Buffalo Bills Hall of Fame quarterback Jim Kelly was in New York City on Tuesday to undergo testing to determine the impact chemotherapy and radiation treatment have had on his oral cancer.
Kelly’s wife, Jill, wrote the following message Tuesday on Facebook: “It’s scan day ... we fly to New York City this afternoon to do all the scans etc. to find out whether or not the treatments worked. I’m afraid. BUT … I’m asking God to make my faith greater than my fear. I know that HE ALREADY KNOWS THE OUTCOME! So I’m trusting what I don’t know to the ONE who knows!”
Jill Kelly concluded her Facebook post by asking people to “Please PRAY!”
On Twitter, the hash tag #for12at12 was trending earlier Tuesday. Fans were asked to pray for Kelly, who famously wore No. 12, at noon.
Jim Kelly is battling cancer that spread to his maxillary sinus cavity and adjacent tissues. He’s received treatments to fight countless microscopic tumors that spread up the infraorbital nerve in his head and are close to the carotid artery. He was at Lenox Hill Hospital in Manhattan for an MRI, the results of which were not immediately available late Tuesday.
The Kellys have been far from alone in their fight. Fans from not only Western New York, but around the world have rallied in support. Earlier this month during his Hall of Fame induction speech, former Bills receiver Andre Reed called Jim Kelly “the toughest individual I’ve ever met in my life.”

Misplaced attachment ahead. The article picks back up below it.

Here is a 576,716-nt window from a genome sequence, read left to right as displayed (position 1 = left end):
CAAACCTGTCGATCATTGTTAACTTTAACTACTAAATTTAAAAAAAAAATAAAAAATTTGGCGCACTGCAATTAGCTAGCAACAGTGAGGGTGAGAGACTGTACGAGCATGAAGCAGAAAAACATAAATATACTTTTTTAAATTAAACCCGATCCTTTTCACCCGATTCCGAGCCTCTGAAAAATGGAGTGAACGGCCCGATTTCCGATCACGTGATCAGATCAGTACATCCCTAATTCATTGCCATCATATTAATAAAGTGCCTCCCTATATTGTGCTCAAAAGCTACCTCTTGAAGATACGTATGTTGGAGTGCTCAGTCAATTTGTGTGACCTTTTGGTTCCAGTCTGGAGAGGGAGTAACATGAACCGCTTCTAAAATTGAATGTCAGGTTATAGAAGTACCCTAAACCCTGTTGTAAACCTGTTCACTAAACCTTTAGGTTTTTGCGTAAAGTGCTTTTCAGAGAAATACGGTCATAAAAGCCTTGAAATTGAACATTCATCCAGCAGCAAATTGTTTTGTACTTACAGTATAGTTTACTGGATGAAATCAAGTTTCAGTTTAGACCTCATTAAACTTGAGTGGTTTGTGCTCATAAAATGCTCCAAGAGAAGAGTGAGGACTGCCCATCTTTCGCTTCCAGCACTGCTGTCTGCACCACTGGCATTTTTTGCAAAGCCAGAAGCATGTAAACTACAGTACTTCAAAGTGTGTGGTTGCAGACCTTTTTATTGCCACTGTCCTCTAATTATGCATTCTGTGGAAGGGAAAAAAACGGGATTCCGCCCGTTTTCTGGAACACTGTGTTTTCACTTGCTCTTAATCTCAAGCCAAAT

While in Canton, Ohio, for the Hall of Fame festivities, Jim Kelly spoke to The Buffalo News about his anxiousness over Tuesday’s tests.
“I just wake up each and every day and say my prayers and hopefully, when they look at the scans, there’s not going to be anything there,” he said.
Kelly was originally diagnosed with squamous cell cancer in his upper jawbone in June 2013, and underwent surgery then.
“You have challenges, and you have to confront them head on,” Kelly said upon being diagnosed. “This is just another one. I’ve been to the top many, many times and I’ve been to the bottom. It’s just one of those roller-coaster rides I’ve been on throughout my life, and it’s just another challenge for me. I know I’ll beat it. That’s the bottom line.”
A follow-up visit with doctors at Erie County Medical Center in March showed that the cancer had returned. Because of the complexity and aggressive nature of the cancer, surgery was not an option for treatment.
Instead, Kelly went through a course of chemotherapy and radiation treatments. Those concluded in May.